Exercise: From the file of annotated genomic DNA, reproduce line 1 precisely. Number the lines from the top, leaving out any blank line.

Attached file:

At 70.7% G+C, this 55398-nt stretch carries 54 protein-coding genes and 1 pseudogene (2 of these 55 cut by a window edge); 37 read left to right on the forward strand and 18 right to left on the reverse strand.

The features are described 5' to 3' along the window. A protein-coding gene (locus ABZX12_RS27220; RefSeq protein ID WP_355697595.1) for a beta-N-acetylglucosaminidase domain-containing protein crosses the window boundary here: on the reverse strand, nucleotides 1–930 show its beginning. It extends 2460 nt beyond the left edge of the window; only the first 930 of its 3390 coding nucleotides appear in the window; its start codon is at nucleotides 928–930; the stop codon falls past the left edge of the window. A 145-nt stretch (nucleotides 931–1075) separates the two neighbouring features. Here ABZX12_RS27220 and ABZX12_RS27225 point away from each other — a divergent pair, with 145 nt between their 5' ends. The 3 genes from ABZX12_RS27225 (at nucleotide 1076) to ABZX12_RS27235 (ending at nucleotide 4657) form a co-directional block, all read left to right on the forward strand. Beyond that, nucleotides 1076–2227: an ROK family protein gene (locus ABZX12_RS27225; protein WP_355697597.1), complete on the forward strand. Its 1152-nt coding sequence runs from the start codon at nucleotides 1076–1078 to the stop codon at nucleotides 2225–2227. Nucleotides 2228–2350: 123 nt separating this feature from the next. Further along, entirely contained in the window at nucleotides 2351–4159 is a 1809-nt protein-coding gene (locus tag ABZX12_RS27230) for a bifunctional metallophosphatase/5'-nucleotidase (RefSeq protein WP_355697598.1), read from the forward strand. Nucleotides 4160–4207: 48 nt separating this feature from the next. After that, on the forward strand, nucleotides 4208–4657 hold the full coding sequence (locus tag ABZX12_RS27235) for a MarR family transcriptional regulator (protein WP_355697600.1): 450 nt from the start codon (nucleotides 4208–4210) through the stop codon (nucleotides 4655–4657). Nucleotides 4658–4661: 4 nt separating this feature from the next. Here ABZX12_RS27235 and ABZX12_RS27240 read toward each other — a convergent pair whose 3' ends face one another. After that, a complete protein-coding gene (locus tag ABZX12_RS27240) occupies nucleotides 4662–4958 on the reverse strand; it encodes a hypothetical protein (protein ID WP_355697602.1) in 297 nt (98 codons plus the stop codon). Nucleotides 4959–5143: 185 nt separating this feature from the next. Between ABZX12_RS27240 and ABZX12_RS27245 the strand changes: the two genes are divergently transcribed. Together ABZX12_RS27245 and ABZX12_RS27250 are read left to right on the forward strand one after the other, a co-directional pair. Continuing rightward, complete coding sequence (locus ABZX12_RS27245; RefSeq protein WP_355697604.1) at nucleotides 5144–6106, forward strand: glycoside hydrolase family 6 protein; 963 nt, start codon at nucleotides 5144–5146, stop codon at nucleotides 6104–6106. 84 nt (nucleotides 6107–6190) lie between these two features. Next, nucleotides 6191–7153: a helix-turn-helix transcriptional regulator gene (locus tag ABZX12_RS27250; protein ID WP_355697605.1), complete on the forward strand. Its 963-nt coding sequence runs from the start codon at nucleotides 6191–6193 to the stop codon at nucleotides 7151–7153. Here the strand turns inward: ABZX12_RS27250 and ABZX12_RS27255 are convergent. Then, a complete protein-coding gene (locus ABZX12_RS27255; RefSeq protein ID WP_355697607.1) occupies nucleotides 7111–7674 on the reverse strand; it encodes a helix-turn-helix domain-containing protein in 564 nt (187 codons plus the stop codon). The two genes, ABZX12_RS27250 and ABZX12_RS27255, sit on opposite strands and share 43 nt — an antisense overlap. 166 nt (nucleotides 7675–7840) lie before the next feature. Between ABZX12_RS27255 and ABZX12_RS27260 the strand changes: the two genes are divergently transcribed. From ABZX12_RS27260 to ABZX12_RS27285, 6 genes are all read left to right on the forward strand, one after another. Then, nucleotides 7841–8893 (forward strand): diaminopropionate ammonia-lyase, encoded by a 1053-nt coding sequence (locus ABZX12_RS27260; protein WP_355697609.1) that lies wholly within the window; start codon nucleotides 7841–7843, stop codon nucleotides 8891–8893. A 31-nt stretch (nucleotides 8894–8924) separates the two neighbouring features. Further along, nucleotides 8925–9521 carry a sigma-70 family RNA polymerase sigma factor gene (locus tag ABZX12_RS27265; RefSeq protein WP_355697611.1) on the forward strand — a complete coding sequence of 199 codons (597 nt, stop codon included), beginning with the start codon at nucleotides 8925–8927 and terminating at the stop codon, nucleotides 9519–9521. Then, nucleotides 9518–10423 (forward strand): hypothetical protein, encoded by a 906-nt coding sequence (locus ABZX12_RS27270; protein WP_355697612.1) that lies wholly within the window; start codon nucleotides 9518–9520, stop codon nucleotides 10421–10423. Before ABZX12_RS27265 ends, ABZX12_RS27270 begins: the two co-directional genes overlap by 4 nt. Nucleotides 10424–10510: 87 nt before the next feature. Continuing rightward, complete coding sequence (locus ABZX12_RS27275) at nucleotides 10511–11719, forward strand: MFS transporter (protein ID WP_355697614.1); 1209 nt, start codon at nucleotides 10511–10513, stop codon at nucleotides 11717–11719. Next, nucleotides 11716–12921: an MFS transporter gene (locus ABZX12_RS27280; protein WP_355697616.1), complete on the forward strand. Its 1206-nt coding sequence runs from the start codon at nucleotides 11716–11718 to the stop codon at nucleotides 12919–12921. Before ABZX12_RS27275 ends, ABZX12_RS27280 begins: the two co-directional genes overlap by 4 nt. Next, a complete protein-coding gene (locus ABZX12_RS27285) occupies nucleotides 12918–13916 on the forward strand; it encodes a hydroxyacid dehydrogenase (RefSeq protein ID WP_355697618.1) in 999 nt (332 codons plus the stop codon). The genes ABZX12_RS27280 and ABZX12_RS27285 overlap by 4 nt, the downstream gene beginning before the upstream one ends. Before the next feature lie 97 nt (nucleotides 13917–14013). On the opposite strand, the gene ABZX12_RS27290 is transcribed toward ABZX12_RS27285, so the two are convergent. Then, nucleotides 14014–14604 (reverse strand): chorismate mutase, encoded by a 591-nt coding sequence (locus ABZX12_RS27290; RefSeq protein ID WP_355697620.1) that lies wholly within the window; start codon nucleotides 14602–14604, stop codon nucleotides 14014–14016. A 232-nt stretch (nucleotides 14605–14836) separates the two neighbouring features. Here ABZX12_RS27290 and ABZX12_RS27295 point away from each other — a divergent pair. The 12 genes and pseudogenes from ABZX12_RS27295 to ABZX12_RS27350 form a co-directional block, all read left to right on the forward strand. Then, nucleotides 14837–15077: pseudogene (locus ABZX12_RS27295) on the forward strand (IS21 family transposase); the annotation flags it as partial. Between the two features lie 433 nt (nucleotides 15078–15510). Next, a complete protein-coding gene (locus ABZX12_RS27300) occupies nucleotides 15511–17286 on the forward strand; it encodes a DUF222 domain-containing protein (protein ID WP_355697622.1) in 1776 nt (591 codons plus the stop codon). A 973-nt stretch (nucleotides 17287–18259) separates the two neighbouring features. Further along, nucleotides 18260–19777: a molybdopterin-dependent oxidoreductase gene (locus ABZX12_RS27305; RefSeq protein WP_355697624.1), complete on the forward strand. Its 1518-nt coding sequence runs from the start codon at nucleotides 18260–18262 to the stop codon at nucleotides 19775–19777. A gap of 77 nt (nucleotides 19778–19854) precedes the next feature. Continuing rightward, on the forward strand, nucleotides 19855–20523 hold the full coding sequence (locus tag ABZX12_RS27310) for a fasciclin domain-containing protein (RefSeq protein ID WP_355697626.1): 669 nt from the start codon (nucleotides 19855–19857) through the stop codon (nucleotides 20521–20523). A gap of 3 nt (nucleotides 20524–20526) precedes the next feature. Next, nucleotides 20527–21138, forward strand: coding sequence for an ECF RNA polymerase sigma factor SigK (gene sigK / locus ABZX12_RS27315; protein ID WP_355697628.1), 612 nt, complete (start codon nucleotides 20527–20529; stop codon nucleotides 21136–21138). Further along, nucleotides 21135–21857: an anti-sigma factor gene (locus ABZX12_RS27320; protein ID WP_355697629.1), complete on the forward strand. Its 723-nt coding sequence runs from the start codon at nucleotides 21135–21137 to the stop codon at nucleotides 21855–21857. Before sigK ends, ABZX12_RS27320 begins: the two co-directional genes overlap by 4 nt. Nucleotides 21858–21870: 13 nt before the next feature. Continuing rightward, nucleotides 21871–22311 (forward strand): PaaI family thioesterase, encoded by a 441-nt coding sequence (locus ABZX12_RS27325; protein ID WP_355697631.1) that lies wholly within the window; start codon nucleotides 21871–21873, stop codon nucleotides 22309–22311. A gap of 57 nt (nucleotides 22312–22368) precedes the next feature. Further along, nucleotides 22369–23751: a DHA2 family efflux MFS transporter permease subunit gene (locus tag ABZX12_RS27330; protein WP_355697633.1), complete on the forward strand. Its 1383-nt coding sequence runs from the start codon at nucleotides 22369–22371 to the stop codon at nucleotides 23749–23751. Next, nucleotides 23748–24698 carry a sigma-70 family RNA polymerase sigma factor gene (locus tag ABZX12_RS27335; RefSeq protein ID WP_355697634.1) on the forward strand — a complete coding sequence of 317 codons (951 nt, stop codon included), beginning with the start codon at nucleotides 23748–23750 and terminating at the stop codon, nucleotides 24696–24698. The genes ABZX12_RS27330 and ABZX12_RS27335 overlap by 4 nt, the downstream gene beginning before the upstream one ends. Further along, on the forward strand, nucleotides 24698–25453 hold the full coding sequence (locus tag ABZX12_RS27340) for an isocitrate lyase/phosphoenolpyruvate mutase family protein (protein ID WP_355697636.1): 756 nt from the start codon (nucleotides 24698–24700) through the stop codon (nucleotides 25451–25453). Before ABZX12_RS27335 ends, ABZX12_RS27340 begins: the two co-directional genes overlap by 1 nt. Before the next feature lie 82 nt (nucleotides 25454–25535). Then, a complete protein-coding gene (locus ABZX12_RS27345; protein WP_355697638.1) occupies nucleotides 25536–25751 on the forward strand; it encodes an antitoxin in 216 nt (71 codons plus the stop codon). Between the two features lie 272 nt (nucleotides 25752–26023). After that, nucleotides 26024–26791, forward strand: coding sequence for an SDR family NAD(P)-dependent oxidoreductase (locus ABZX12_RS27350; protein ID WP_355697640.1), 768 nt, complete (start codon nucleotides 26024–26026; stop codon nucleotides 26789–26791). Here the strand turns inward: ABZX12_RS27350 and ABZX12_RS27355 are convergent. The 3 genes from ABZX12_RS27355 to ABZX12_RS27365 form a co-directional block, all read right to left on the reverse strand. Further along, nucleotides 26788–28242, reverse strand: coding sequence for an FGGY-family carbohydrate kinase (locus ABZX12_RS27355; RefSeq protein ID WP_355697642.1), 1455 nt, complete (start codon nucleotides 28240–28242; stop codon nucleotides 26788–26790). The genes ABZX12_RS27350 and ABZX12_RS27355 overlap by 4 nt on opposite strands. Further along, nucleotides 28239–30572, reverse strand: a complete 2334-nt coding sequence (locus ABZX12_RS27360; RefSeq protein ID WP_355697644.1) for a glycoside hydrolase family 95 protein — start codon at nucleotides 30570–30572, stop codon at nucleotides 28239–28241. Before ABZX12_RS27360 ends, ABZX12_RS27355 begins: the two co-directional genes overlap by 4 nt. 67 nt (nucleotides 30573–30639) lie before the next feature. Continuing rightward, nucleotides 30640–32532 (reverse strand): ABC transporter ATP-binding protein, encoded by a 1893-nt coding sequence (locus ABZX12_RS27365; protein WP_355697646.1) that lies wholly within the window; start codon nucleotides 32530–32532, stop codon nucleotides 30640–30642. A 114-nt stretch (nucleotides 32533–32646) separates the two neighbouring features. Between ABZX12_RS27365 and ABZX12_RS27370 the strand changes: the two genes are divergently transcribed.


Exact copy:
At 70.7% G+C, this 55398-nt stretch carries 54 protein-coding genes and 1 pseudogene (2 of these 55 cut by a window edge); 37 read left to right on the forward strand and 18 right to left on the reverse strand.